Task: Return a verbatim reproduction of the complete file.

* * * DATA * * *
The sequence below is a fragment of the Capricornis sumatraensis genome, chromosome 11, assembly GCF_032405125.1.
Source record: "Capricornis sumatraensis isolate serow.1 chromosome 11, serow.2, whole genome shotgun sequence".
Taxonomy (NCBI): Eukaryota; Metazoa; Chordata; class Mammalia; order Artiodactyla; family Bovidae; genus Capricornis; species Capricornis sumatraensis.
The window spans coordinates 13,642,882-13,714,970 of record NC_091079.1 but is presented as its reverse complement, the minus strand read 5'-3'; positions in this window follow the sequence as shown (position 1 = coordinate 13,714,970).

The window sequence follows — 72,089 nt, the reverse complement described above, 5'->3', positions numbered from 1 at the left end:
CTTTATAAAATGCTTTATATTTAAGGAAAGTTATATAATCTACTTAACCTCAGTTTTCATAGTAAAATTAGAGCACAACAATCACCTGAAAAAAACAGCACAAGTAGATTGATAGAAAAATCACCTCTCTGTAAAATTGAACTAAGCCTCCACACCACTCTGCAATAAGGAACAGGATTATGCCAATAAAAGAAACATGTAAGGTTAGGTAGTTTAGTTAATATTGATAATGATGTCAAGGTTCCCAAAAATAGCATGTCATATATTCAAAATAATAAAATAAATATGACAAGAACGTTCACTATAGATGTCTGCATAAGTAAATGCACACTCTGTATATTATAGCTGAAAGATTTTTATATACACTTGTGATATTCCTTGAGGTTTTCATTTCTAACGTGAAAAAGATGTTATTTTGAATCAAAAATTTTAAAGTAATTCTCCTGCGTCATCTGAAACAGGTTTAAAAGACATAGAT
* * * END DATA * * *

The sequence below is a fragment of the Capricornis sumatraensis genome, chromosome 11, assembly GCF_032405125.1.
Source record: "Capricornis sumatraensis isolate serow.1 chromosome 11, serow.2, whole genome shotgun sequence".
Taxonomy (NCBI): Eukaryota; Metazoa; Chordata; class Mammalia; order Artiodactyla; family Bovidae; genus Capricornis; species Capricornis sumatraensis.
The window spans coordinates 13,642,882-13,714,970 of record NC_091079.1 but is presented as its reverse complement, the minus strand read 5'-3'; positions in this window follow the sequence as shown (position 1 = coordinate 13,714,970).

The window sequence follows — 72,089 nt, the reverse complement described above, 5'->3', positions numbered from 1 at the left end:
CTTTATAAAATGCTTTATATTTAAGGAAAGTTATATAATCTACTTAACCTCAGTTTTCATAGTAAAATTAGAGCACAACAATCACCTGAAAAAAACAGCACAAGTAGATTGATAGAAAAATCACCTCTCTGTAAAATTGAACTAAGCCTCCACACCACTCTGCAATAAGGAACAGGATTATGCCAATAAAAGAAACATGTAAGGTTAGGTAGTTTAGTTAATATTGATAATGATGTCAAGGTTCCCAAAAATAGCATGTCATATATTCAAAATAATAAAATAAATATGACAAGAACGTTCACTATAGATGTCTGCATAAGTAAATGCACACTCTGTATATTATAGCTGAAAGATTTTTATATACACTTGTGATATTCCTTGAGGTTTTCATTTCTAACGTGAAAAAGATGTTATTTTGAATCAAAAATTTTAAAGTAATTCTCCTGCGTCATCTGAAACAGGTTTAAAAGACATAGAT